If we carry this through we require T = T ^ 1, and 1 = T ^ 0. This may seem reasonable but the consequences are dire. Consider a function operating on an array, T ^ N, and set T = U ^ M. This raises the issue is (U ^ M) ^ N = U ^ (M * N)? Or should that be U ^ (N * M)? And conversely, if you see a function f: T^N where N=1 and T=U^M, does it iterate once over a single U^M or over U many times?

Its clear, that even though A * B is isomorphic to B * A you'd never make such an isomorphism implicit. On the other hand, almost all functional programming languages make the lift of a function to a function value implicit to the point where most programmers are unaware of the difference, and some compilers appear to throw the difference out too early (Ocaml I suspect).

So before we even ask about ergonomics, we have to ask if making an isomorphism implicit is sustainable.

For Felix arrays I don't know the answer. However at least part of the failsafe is that for a polymorphic function you can, and sometimes *must* explicitly specialise the type variable. Clearly the implicit isomorphism raises issues which suggests it is a bad idea. But in common case is its significant simplification. So perhaps it is OK, if an implicit operation has ambiguous corner cases, provided there is a way to resolve the ambiguity?

[More examples next post]

C/C++ casts

This is another example. In C you can implicitly convert in both directions between a T* and a void*. In C++ the conversion from a void* to a T* requires an explicit cast:

void *pv;
int *pi = (int*)pv;

As you can see, this make some code much more verbose, and I once spent several days converting a C library to C++ just adding these casts so it compiled. Was the removal of the implicit conversion a good idea?

But it isn't just a matter of ergonomics. Stroustrup introduce a more refined collection of casts in an attempt to make it easier to reason about a particular conversion. I had a huge argument with him about his choices because the alebgra just doesn't work. For example you have to write this:

int const *pic;
void * pv = const_cast<void*>(reinterpret_cast<void const*>(pic));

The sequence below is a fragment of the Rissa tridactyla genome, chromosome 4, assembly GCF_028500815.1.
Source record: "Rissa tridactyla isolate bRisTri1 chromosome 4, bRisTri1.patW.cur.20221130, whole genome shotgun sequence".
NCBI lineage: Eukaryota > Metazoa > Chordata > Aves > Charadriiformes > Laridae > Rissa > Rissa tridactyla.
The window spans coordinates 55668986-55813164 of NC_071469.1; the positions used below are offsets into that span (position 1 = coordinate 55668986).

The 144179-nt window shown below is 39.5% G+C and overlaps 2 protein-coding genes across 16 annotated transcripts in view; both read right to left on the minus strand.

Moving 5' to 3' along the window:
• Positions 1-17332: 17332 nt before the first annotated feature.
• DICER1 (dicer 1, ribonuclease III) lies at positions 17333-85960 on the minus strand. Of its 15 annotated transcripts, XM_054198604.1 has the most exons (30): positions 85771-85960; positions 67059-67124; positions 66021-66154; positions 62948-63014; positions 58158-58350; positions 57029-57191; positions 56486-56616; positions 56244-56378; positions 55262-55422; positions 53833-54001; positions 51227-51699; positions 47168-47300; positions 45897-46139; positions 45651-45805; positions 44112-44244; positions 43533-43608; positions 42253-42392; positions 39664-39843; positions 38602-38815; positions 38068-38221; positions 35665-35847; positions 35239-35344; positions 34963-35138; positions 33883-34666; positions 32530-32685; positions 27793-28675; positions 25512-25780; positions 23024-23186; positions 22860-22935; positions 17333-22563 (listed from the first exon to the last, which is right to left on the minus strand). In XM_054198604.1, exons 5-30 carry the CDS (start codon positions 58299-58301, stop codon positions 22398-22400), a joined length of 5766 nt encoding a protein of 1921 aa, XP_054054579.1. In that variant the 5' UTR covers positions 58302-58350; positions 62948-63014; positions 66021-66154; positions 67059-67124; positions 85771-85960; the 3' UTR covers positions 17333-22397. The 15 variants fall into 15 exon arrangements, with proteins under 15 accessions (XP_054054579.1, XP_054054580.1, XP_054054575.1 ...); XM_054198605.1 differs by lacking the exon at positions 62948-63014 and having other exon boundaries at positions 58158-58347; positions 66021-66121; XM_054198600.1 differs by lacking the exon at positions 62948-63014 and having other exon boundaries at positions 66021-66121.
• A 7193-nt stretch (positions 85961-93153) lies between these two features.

which is stupid IMHO. The idea is that you have to use a const cast to cast away const, separately from changing the pointed at base type with a reinterpret cast, but this makes no sense at all if you're casting away the base type entirely, indeed the idea of a void const* is nuts because you cannot do anything with it without casting it.

C has implicit conversions which make reasoning difficult. C++ takes this to an extreme: one argument "normal" constructors specify implicit conversions. Derivation specifies implicit conversions. You can even define operator methods to specify an implicit conversion. The situation is so unreasonable C++ has an "explicit" keyword for constructors to disable the implicit conversion. Throw in overloading and the mess deepens .. and now add templates and all hope is lost. Zero (literal 0) is so ambiguous a specific nulptr was introduced.

There are rules. They're hard to follow. But implicit operations in C++ can never be eliminated because templates depend on them. Some here might criticise the type system as being unsound .. that is a minor issue which rarely has any consequences compared to the difficulty of reasoning in the presence of so many implicit conversions.

So there is another dimension to the arguments about what should be implicit: one must not only consider the underlying algebra of the existing language but ALSO the algebra of possible extensions. Almost ALL implicit operations collapse under some extension.

I have to write one of these in Felix:

for i in 0uz ..< a.len ..
for i in 0.size ..< a.len ..
for i in 0 ..< ..

because there are no implicit integral conversions (and the type of the length of an array given by the len function is size, not int). Its a real pain compared to C/C++, and the pain gets worse in more complex expressions. It isn't just a burden figuring out the types involved, one must choose where to do the conversions. Worse, if some types change, the expression has to be edited. I chose to disallow implicit conversions so that overloading would be easier: overloads require an exact match up to type variables precisely so the implicit deduction of the type variables can work directly by unification. But the choice has consequences.

Thinking about tools is still relevant

A way figure out context dependence is to look at whole program transformations from the whole language to a restricted dialect of the language in which the implicitness is not there.